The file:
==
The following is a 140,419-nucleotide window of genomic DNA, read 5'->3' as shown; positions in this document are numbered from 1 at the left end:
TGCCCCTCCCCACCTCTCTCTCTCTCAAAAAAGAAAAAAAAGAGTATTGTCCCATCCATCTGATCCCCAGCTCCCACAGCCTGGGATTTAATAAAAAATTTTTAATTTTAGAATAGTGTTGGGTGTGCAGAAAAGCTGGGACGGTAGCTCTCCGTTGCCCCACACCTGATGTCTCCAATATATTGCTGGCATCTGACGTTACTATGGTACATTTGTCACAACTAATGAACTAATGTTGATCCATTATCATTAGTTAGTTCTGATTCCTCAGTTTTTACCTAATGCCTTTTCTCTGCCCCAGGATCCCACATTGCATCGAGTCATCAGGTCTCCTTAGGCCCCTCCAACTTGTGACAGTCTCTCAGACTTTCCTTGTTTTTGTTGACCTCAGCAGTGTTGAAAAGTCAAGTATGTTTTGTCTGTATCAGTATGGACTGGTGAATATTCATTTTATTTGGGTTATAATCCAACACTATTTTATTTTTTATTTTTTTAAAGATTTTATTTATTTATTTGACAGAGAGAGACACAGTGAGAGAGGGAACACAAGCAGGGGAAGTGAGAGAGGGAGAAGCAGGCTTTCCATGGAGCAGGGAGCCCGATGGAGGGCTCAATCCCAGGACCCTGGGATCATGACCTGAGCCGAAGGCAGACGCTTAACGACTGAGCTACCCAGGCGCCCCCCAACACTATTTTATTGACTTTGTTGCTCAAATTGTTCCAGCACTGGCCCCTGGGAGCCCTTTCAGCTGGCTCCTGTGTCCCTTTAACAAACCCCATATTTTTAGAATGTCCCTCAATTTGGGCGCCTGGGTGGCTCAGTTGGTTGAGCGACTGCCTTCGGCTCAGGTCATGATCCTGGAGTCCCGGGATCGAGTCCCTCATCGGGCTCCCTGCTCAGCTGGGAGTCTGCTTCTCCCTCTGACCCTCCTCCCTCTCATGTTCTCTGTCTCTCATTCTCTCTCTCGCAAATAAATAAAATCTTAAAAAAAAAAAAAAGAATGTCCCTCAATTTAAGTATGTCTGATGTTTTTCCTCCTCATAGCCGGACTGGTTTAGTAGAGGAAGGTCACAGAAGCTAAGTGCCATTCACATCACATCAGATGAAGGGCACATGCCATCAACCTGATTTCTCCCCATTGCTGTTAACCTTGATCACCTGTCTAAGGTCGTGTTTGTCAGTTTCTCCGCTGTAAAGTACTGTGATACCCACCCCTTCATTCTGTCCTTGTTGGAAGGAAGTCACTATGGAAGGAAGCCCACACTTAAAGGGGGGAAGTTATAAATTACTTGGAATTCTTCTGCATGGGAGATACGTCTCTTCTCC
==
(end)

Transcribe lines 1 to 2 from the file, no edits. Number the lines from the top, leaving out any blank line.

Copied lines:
The following is a 140,419-nucleotide window of genomic DNA, read 5'->3' as shown; positions in this document are numbered from 1 at the left end:
TGCCCCTCCCCACCTCTCTCTCTCTCAAAAAAGAAAAAAAAGAGTATTGTCCCATCCATCTGATCCCCAGCTCCCACAGCCTGGGATTTAATAAAAAATTTTTAATTTTAGAATAGTGTTGGGTGTGCAGAAAAGCTGGGACGGTAGCTCTCCGTTGCCCCACACCTGATGTCTCCAATATATTGCTGGCATCTGACGTTACTATGGTACATTTGTCACAACTAATGAACTAATGTTGATCCATTATCATTAGTTAGTTCTGATTCCTCAGTTTTTACCTAATGCCTTTTCTCTGCCCCAGGATCCCACATTGCATCGAGTCATCAGGTCTCCTTAGGCCCCTCCAACTTGTGACAGTCTCTCAGACTTTCCTTGTTTTTGTTGACCTCAGCAGTGTTGAAAAGTCAAGTATGTTTTGTCTGTATCAGTATGGACTGGTGAATATTCATTTTATTTGGGTTATAATCCAACACTATTTTATTTTTTATTTTTTTAAAGATTTTATTTATTTATTTGACAGAGAGAGACACAGTGAGAGAGGGAACACAAGCAGGGGAAGTGAGAGAGGGAGAAGCAGGCTTTCCATGGAGCAGGGAGCCCGATGGAGGGCTCAATCCCAGGACCCTGGGATCATGACCTGAGCCGAAGGCAGACGCTTAACGACTGAGCTACCCAGGCGCCCCCCAACACTATTTTATTGACTTTGTTGCTCAAATTGTTCCAGCACTGGCCCCTGGGAGCCCTTTCAGCTGGCTCCTGTGTCCCTTTAACAAACCCCATATTTTTAGAATGTCCCTCAATTTGGGCGCCTGGGTGGCTCAGTTGGTTGAGCGACTGCCTTCGGCTCAGGTCATGATCCTGGAGTCCCGGGATCGAGTCCCTCATCGGGCTCCCTGCTCAGCTGGGAGTCTGCTTCTCCCTCTGACCCTCCTCCCTCTCATGTTCTCTGTCTCTCATTCTCTCTCTCGCAAATAAATAAAATCTTAAAAAAAAAAAAAAGAATGTCCCTCAATTTAAGTATGTCTGATGTTTTTCCTCCTCATAGCCGGACTGGTTTAGTAGAGGAAGGTCACAGAAGCTAAGTGCCATTCACATCACATCAGATGAAGGGCACATGCCATCAACCTGATTTCTCCCCATTGCTGTTAACCTTGATCACCTGTCTAAGGTCGTGTTTGTCAGTTTCTCCGCTGTAAAGTACTGTGATACCCACCCCTTCATTCTGTCCTTGTTGGAAGGAAGTCACTATGGAAGGAAGCCCACACTTAAAGGGGGGAAGTTATAAATTACTTGGAATTCTTCTGCATGGGAGATACGTCTCTTCTCC